knowledge of suppliers lead times. MRP systems are an obvious example of one form of software
that is used here. However, you will also have systems for controlling inventory, and for tracking WIP.
Inventory systems will depend on the nature of the reordering process. Fixed order quantity and
periodic review systems are common. Computer based systems assume that all stock is checked
in and checked out, of course. It is important to have physical checks to confirm the stock. The
advantage of computer systems is that it is possible to combine approaches for given items. It is also
possible to use the historic data for other analyses, such as ABC and to derive things such as safety
levels from the system, given the policy constraints. However, automated systems can be too
dynamic, and accelerate things like the Forester effect.
Capacity planning and facility layout
Production must be able to produce the required capacity. Unfortunately, different parts of the
operation will have differing capacities, capacity will be incrementable in differing amounts, and so
on. Planning capacity therefore requires compromises to get the best result. In any case, there is
the issue of demand management. This may well require discussion with the marketing department.
If it is possible to control demand to match available capacity, for instance through price, then
capacity is not just an operational decision. It may not be, and there may also be questions of the
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service requirements of customers. The nature of competitor activity is also an important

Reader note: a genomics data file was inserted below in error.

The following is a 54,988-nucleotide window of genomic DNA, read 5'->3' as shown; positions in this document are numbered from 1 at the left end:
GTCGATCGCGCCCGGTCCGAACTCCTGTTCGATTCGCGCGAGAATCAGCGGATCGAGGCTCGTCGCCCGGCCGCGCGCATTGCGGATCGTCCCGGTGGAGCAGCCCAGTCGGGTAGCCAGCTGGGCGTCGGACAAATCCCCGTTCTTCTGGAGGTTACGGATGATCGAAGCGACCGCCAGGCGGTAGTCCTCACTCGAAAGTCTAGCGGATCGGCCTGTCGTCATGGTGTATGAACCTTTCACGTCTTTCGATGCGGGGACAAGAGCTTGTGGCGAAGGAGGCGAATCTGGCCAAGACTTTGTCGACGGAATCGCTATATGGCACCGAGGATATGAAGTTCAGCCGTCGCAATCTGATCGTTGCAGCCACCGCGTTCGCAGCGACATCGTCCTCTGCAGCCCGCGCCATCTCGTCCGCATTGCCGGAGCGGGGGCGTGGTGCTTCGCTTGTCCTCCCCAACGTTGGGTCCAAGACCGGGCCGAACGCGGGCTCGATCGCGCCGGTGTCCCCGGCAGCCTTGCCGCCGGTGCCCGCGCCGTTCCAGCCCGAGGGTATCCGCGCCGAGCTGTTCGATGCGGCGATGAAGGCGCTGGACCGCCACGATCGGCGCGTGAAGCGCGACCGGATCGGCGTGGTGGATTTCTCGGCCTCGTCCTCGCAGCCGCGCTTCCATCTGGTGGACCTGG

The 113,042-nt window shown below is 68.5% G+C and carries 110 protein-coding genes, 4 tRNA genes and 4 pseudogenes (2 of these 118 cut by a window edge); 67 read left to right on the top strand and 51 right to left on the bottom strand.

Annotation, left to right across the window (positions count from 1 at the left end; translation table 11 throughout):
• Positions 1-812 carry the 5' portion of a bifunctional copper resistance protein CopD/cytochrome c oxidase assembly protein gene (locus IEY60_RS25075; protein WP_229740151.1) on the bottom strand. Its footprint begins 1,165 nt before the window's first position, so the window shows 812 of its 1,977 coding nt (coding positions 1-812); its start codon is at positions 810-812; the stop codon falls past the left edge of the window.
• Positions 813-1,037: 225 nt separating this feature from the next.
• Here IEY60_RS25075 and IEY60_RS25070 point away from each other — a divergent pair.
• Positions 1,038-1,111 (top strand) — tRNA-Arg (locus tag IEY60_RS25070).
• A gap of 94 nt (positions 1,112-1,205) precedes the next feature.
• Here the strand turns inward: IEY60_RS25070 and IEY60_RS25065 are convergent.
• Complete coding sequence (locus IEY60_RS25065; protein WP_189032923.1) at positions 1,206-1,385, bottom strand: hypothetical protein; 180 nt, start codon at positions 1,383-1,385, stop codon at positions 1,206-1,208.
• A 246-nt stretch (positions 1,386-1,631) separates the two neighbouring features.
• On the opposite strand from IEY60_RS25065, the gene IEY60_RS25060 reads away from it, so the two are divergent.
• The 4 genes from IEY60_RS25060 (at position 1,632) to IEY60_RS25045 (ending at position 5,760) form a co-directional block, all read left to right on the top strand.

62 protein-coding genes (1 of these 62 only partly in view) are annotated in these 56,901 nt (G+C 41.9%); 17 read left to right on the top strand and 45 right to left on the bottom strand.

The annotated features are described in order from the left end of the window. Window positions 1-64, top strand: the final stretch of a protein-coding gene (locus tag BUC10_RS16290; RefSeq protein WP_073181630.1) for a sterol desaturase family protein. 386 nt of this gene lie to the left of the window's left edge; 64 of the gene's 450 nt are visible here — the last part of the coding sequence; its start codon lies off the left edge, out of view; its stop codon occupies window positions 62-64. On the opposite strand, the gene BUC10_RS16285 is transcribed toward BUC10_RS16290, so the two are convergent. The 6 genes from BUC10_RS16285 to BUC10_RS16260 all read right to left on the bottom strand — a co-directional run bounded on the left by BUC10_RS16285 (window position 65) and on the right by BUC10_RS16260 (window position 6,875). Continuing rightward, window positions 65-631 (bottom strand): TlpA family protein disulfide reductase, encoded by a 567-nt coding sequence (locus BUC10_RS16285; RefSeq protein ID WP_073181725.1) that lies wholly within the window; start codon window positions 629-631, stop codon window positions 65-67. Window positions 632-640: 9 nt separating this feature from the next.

consideration. If a company is making super-normal profits, then, unless there are barriers to entry,
competitors will come into the market. Capacity therefore becomes a complex balancing act which
may well take place at the strategic level.
On the operation level, the facility layout will also have an effect on the operation of the company.
Again, with the number of possible variable, this sort of issue is likely to be modelled, with various
options be tried to enable an optimal solution to be reached for the current time.
Cost containment and quality
I take these two together because in modern companies they are interlinked. Looking at lean supply,
the requirement is to reduce the seven wastes. This requires knowledge of what they are. For
quality, too, there is now a desire to calculate the costs of quality failure.
Quality systems will include SPC, and the ability to produce control charts and other visible
information for operators. TQM seeks improvement, which requires knowledge of what might be most
profitably improved.
Garbage in, garbage out. It is important that any information system has correct information (note
that it may not be certain, or may be unavailable, but should be correct in its uncertainty). An
important part of the system is therefore the interface where data is entered. Early systems had
problems, in that the inputting of data required actions on the part of people who did not see the
benefits. This lead to poor data control.
As far as possible, data capture should be automatic, or simple, and with automated validity checking
(eg barcodes and scanners). The company needs to have a culture that accepts the need for
accurate data. This is aided, of course, by ensuring that systems a re simple, do not require clearly
foolish levels of accuracy, or multiple entry of the same data. There must be some provision for
correction of system errors. Feedback loops can be very beneficial.